Two quieter, smaller bars are situated left and right of the front entrance whilst an ancient flagged corridor between them leads down to a large and well-populated bar at the rear of the pub.Live music is a regular feature of the back bar which is counted as a jazz headquarters by the local fraternity of that genre.
The combined ages of those three pubs reach into literally thousands of years.A the sight of members of the Jackson family on the front door was always a familiar one and added stability and the feeling of being in a ‘local’ to a visit to The Bell.Nowadays under the ownership of Greene King Brewery, the pub remains essentially the same as it ever was and of course that is the true beauty of it.If you should ever one day read this, Geoff, Rue, Gary and all, bless you, happy days and I hope you are all doing well.The Bell Inn was under the steady stewardship of the Jackson family for over a century until they finally severed their ties in 2002 by selling to the Hardy & Hanson Brewery.With an orange juice on the old table in front of me and listening to the very adult chatter of older men, before we departed for an afternoon at Nottingham Forest’s City Ground, I felt very much in awe of the scene.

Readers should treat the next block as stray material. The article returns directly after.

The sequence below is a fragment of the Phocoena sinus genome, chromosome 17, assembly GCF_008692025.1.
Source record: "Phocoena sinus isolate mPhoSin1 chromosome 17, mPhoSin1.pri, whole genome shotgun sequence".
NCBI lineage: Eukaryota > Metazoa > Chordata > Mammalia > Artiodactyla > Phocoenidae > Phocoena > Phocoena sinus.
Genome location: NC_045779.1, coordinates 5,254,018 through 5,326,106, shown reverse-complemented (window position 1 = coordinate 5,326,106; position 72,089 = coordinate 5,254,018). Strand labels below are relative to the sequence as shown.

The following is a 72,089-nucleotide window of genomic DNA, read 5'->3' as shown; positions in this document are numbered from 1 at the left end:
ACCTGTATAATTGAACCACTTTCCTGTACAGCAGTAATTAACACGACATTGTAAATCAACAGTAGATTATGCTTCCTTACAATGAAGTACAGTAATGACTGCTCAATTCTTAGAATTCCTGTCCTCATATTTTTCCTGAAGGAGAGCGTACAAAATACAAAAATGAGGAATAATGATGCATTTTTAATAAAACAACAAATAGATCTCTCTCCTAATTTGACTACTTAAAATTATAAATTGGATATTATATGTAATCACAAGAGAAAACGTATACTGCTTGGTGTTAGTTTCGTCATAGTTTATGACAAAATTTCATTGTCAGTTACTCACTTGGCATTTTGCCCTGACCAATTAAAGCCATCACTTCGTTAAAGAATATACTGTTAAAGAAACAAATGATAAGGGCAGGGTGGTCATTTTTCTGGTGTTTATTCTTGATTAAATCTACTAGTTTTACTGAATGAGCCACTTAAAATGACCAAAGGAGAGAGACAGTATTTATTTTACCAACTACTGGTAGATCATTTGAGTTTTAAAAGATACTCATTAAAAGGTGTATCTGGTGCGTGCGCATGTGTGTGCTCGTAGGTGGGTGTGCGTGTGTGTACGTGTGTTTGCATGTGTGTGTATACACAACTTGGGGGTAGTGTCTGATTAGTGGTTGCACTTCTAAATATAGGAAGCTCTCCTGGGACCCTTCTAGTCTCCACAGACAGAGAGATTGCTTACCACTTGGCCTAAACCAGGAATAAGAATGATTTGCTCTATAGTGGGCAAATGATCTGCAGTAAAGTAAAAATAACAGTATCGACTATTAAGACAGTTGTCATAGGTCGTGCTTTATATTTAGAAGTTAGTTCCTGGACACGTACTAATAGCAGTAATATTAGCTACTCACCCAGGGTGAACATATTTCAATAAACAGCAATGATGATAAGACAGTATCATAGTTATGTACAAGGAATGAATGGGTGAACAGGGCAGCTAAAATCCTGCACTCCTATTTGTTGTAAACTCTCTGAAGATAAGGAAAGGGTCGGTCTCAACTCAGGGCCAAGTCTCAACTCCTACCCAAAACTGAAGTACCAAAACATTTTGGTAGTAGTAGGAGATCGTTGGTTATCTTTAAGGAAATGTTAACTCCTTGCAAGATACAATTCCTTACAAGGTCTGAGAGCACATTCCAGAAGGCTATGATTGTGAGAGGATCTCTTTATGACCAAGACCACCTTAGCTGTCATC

When I was old enough I began to visit there with my old friend, Frankie where we would regularly reach a comatose state after demolishing a few drams.
Nottingham has many caves of course, mainly man-made by burrowing out the soft Bunter Sandstone that the city is built upon.
The Bell Inn’s underground caves are put to good use as beer cellars.
The Bell Inn in Market Square is a tradition in the Lace City.
Three bars and an upstairs restaurant give the customer a good choice upon entering.
‘The Bell’ was renowned as being under the ownership of a certain William Clarke.